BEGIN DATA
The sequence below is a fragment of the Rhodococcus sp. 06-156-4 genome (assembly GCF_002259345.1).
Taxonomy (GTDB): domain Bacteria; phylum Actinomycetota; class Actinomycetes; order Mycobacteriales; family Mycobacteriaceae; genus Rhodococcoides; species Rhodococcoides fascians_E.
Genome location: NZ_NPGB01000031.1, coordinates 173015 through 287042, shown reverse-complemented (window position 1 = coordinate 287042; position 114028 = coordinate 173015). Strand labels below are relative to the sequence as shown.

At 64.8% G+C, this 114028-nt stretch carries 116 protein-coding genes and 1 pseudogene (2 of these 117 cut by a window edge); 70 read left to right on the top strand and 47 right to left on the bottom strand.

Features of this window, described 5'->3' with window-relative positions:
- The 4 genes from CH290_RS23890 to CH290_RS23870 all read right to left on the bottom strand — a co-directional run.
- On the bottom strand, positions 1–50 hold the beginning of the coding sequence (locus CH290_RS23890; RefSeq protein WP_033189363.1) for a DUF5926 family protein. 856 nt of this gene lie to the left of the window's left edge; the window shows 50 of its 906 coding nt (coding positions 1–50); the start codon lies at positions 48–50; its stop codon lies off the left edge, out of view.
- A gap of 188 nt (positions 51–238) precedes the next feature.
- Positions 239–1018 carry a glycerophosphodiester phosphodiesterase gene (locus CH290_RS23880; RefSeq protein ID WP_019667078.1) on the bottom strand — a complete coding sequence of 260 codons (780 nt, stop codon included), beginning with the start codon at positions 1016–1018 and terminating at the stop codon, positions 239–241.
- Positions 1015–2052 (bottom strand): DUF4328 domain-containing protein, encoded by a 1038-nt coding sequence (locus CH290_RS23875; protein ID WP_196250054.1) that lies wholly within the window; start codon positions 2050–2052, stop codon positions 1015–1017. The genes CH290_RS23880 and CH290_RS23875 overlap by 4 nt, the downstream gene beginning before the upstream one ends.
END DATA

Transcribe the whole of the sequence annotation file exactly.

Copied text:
The sequence below is a fragment of the Rhodococcus sp. 06-156-4 genome (assembly GCF_002259345.1).
Taxonomy (GTDB): domain Bacteria; phylum Actinomycetota; class Actinomycetes; order Mycobacteriales; family Mycobacteriaceae; genus Rhodococcoides; species Rhodococcoides fascians_E.
Genome location: NZ_NPGB01000031.1, coordinates 173015 through 287042, shown reverse-complemented (window position 1 = coordinate 287042; position 114028 = coordinate 173015). Strand labels below are relative to the sequence as shown.

At 64.8% G+C, this 114028-nt stretch carries 116 protein-coding genes and 1 pseudogene (2 of these 117 cut by a window edge); 70 read left to right on the top strand and 47 right to left on the bottom strand.

Features of this window, described 5'->3' with window-relative positions:
- The 4 genes from CH290_RS23890 to CH290_RS23870 all read right to left on the bottom strand — a co-directional run.
- On the bottom strand, positions 1–50 hold the beginning of the coding sequence (locus CH290_RS23890; RefSeq protein WP_033189363.1) for a DUF5926 family protein. 856 nt of this gene lie to the left of the window's left edge; the window shows 50 of its 906 coding nt (coding positions 1–50); the start codon lies at positions 48–50; its stop codon lies off the left edge, out of view.
- A gap of 188 nt (positions 51–238) precedes the next feature.
- Positions 239–1018 carry a glycerophosphodiester phosphodiesterase gene (locus CH290_RS23880; RefSeq protein ID WP_019667078.1) on the bottom strand — a complete coding sequence of 260 codons (780 nt, stop codon included), beginning with the start codon at positions 1016–1018 and terminating at the stop codon, positions 239–241.
- Positions 1015–2052 (bottom strand): DUF4328 domain-containing protein, encoded by a 1038-nt coding sequence (locus CH290_RS23875; protein ID WP_196250054.1) that lies wholly within the window; start codon positions 2050–2052, stop codon positions 1015–1017. The genes CH290_RS23880 and CH290_RS23875 overlap by 4 nt, the downstream gene beginning before the upstream one ends.